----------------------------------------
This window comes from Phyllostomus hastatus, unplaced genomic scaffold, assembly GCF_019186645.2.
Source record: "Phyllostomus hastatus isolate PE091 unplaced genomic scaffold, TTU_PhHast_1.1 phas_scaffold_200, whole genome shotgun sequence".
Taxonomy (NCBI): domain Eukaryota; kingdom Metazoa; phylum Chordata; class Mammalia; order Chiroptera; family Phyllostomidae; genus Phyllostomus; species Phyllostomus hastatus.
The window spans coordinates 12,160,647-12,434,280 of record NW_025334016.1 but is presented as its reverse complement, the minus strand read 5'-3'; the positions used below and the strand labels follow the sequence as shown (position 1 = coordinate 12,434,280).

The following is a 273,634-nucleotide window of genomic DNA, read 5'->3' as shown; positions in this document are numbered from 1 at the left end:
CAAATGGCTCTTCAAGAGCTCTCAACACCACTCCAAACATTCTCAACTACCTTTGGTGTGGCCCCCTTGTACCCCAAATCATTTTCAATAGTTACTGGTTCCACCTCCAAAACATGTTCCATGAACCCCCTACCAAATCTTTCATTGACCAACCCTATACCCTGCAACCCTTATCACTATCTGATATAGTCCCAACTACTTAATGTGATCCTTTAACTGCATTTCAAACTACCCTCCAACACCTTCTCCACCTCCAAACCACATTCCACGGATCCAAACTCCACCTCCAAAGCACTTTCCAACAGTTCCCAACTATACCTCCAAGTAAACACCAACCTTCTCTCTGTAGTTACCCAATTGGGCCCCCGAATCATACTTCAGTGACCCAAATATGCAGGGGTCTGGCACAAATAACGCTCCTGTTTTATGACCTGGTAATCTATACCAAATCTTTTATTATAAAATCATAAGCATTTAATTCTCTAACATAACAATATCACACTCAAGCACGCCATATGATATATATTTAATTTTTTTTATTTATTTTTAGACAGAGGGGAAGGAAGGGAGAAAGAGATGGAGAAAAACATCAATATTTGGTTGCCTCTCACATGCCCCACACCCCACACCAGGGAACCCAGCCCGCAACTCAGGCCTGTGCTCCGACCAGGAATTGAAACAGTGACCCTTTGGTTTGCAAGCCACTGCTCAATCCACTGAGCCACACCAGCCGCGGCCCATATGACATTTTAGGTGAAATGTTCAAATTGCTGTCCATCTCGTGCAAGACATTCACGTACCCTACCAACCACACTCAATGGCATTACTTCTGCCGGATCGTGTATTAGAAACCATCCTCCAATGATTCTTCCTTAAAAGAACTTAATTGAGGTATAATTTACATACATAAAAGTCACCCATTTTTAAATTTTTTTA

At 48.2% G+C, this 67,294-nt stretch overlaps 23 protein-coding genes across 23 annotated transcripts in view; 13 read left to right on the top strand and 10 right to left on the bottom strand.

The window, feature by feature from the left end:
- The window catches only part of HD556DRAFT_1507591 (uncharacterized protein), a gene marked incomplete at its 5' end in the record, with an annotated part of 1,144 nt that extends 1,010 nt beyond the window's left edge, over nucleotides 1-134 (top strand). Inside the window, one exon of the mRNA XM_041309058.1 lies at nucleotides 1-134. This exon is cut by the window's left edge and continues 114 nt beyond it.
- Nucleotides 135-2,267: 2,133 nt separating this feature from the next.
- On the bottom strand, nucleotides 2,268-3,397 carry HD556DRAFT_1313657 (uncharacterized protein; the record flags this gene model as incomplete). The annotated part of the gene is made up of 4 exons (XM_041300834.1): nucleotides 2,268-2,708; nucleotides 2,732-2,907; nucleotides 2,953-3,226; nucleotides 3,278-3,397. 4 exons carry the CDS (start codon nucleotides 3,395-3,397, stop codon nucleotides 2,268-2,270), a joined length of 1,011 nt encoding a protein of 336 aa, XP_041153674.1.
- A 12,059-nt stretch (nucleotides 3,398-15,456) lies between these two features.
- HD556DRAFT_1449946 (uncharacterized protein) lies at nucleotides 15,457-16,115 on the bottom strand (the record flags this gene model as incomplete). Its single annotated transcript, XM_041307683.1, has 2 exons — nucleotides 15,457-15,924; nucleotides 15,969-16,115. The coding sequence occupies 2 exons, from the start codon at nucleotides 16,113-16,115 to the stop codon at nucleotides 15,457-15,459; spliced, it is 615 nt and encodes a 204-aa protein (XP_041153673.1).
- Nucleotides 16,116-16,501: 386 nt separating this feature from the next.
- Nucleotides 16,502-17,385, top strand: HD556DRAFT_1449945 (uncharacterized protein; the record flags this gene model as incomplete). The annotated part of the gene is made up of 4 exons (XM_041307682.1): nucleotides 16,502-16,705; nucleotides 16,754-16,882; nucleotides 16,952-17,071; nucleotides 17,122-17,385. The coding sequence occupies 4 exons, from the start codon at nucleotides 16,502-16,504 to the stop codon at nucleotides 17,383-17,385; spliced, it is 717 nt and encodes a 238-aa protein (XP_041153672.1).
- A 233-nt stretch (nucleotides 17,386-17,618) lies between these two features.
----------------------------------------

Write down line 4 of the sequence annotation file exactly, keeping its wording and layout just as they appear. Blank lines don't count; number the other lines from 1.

The window spans coordinates 12,160,647-12,434,280 of record NW_025334016.1 but is presented as its reverse complement, the minus strand read 5'-3'; the positions used below and the strand labels follow the sequence as shown (position 1 = coordinate 12,434,280).